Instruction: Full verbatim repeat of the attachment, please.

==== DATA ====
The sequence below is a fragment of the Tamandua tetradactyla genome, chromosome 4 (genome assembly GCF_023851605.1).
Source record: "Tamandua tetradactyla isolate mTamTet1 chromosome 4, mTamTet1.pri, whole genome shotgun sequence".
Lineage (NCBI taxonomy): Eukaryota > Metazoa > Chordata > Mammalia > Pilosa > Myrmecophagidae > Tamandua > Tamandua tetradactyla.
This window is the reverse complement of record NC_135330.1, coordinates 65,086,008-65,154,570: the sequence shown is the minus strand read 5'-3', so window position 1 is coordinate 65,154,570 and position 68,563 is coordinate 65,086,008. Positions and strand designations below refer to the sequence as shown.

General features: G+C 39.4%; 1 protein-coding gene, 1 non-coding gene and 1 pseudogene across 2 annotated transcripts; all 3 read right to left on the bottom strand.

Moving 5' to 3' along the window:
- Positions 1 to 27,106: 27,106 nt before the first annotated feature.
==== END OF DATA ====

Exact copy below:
The sequence below is a fragment of the Tamandua tetradactyla genome, chromosome 4 (genome assembly GCF_023851605.1).
Source record: "Tamandua tetradactyla isolate mTamTet1 chromosome 4, mTamTet1.pri, whole genome shotgun sequence".
Lineage (NCBI taxonomy): Eukaryota > Metazoa > Chordata > Mammalia > Pilosa > Myrmecophagidae > Tamandua > Tamandua tetradactyla.
This window is the reverse complement of record NC_135330.1, coordinates 65,086,008-65,154,570: the sequence shown is the minus strand read 5'-3', so window position 1 is coordinate 65,154,570 and position 68,563 is coordinate 65,086,008. Positions and strand designations below refer to the sequence as shown.

General features: G+C 39.4%; 1 protein-coding gene, 1 non-coding gene and 1 pseudogene across 2 annotated transcripts; all 3 read right to left on the bottom strand.

Moving 5' to 3' along the window:
- Positions 1 to 27,106: 27,106 nt before the first annotated feature.